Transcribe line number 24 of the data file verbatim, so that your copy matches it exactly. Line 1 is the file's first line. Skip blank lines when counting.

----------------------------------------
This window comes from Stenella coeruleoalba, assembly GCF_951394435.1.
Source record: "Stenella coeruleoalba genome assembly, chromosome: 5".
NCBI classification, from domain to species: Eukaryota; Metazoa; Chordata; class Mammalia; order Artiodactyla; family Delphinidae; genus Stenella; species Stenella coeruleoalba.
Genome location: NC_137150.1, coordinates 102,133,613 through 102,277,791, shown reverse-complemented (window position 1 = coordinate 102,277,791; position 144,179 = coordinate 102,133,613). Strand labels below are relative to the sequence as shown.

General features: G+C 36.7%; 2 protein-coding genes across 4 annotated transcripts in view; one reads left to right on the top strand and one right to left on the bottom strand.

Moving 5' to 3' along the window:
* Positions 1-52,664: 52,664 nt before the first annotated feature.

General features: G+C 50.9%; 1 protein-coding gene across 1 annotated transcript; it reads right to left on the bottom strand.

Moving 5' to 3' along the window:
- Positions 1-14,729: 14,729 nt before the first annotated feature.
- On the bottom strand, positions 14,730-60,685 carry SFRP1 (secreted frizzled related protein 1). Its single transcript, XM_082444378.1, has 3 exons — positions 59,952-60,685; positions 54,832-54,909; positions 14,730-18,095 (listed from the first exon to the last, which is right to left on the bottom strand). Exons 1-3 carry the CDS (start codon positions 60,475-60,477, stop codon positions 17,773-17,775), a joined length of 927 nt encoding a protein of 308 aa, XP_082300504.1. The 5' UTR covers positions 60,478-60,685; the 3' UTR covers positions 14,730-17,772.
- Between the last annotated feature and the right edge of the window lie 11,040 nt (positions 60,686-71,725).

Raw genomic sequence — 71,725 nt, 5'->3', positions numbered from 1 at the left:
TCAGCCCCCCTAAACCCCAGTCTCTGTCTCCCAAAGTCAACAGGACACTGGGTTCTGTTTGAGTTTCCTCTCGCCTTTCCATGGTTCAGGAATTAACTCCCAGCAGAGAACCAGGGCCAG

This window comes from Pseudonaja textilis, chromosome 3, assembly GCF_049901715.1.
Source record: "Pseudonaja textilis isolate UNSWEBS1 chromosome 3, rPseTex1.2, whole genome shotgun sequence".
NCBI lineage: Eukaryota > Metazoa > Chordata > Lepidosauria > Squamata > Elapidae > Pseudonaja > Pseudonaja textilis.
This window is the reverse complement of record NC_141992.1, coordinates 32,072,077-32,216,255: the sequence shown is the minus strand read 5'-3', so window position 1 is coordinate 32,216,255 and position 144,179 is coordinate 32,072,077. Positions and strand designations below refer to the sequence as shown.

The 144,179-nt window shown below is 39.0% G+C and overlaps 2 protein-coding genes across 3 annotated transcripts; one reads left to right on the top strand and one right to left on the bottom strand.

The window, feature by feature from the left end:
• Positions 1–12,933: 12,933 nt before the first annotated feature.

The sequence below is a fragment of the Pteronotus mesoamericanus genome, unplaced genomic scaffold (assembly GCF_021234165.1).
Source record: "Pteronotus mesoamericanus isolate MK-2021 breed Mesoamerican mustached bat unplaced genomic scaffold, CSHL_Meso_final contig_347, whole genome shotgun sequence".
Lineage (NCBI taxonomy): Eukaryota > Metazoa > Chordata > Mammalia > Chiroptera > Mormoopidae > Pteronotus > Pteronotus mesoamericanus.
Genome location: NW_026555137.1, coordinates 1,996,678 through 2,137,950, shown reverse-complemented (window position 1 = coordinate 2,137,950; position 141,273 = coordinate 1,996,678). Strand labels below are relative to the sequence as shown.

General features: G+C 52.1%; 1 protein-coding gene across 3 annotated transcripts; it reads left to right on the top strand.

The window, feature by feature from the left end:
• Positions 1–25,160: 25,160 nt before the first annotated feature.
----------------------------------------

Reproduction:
Lineage (NCBI taxonomy): Eukaryota > Metazoa > Chordata > Mammalia > Chiroptera > Mormoopidae > Pteronotus > Pteronotus mesoamericanus.